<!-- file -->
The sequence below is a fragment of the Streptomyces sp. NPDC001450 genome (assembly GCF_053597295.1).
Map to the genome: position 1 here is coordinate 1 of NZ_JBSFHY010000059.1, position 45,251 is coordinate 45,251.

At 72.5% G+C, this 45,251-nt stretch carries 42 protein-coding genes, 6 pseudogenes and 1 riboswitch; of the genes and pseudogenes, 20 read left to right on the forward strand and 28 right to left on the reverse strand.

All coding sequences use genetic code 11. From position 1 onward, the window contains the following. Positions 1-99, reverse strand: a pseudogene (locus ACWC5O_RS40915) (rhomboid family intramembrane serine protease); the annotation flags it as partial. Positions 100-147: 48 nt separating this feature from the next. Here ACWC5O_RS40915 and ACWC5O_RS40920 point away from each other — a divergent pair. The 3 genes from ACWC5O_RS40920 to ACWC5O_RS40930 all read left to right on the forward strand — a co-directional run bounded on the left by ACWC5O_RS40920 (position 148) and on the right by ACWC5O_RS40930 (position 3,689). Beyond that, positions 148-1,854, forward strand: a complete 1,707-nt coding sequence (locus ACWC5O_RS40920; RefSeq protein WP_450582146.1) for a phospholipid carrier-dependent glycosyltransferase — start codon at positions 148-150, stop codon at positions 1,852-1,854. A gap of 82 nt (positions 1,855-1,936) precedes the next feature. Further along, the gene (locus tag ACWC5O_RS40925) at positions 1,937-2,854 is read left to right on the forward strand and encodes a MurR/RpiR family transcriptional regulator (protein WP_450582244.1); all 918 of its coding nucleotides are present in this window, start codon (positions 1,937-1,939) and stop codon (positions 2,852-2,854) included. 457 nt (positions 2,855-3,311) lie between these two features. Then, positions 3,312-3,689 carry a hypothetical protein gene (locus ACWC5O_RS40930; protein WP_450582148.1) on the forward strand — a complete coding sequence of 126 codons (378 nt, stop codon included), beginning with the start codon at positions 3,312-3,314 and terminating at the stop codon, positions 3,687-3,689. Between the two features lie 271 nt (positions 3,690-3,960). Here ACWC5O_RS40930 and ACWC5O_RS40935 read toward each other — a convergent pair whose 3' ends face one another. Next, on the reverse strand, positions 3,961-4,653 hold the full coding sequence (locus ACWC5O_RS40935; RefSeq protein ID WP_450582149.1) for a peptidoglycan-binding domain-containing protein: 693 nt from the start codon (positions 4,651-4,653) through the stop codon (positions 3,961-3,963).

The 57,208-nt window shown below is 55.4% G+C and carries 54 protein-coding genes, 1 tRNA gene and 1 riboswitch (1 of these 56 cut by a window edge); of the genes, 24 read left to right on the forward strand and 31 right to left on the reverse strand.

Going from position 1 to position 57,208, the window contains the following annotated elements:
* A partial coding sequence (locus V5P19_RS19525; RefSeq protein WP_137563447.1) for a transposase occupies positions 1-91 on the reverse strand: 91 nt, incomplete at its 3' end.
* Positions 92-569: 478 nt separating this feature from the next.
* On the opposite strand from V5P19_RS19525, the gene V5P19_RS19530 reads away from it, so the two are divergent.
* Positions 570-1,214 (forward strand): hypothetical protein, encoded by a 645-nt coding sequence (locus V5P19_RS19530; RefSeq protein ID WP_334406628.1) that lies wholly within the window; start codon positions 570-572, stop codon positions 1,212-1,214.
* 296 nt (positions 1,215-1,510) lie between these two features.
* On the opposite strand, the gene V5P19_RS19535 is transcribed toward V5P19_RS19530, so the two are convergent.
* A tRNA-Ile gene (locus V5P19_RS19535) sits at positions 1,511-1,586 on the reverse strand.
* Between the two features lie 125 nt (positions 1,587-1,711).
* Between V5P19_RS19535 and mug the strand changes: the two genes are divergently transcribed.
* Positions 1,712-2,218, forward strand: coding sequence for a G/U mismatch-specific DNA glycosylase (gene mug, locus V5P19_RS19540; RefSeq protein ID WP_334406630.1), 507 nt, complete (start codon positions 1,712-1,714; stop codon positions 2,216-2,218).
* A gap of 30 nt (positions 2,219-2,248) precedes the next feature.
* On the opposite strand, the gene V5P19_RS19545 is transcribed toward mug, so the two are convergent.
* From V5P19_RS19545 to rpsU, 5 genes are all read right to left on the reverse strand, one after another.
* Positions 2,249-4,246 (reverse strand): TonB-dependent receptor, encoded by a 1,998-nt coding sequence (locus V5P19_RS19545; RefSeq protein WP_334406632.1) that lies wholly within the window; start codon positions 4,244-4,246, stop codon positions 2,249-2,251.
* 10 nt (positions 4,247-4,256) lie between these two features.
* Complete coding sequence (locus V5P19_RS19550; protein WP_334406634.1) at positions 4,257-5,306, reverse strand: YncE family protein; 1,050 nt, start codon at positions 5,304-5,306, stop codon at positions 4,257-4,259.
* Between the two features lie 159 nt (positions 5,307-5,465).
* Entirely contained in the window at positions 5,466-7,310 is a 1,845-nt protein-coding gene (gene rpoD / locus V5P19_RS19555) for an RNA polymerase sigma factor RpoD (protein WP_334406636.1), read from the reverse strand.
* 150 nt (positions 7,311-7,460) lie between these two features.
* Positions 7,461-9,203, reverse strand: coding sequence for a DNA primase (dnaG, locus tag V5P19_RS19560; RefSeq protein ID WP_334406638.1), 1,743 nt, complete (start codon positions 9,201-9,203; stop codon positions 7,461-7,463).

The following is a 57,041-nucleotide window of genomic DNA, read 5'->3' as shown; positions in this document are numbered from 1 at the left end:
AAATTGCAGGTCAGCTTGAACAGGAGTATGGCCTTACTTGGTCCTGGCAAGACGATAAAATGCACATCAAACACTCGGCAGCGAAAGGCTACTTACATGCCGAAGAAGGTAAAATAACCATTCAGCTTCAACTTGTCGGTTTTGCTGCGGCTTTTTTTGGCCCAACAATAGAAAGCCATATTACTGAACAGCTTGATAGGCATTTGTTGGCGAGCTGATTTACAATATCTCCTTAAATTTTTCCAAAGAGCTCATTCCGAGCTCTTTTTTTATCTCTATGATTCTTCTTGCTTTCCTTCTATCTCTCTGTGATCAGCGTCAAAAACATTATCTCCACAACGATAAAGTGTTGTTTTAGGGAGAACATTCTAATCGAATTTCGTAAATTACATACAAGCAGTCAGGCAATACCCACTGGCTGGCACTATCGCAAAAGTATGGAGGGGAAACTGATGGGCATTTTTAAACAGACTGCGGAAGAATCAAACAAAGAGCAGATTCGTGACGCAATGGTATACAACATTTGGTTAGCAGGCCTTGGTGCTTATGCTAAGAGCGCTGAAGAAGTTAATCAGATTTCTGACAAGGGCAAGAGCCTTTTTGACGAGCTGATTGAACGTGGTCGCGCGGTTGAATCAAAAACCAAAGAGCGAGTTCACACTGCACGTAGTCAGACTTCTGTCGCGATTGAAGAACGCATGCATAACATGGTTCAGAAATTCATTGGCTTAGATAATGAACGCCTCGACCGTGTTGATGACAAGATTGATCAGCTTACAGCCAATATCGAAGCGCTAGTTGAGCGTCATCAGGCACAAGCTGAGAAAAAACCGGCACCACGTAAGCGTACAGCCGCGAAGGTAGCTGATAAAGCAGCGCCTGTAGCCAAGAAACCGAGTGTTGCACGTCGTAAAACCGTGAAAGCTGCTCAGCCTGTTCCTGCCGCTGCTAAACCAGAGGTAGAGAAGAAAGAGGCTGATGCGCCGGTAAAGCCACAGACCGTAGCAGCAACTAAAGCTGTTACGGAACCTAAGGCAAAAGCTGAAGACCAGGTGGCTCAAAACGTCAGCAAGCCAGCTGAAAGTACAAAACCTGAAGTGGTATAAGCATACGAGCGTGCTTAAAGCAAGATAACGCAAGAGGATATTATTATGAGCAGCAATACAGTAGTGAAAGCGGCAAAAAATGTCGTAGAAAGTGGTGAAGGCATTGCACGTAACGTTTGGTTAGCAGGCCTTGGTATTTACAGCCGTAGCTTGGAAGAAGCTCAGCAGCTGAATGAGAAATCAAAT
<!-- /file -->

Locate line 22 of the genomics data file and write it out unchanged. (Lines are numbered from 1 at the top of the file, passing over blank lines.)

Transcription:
* Complete coding sequence (locus V5P19_RS19550; protein WP_334406634.1) at positions 4,257-5,306, reverse strand: YncE family protein; 1,050 nt, start codon at positions 5,304-5,306, stop codon at positions 4,257-4,259.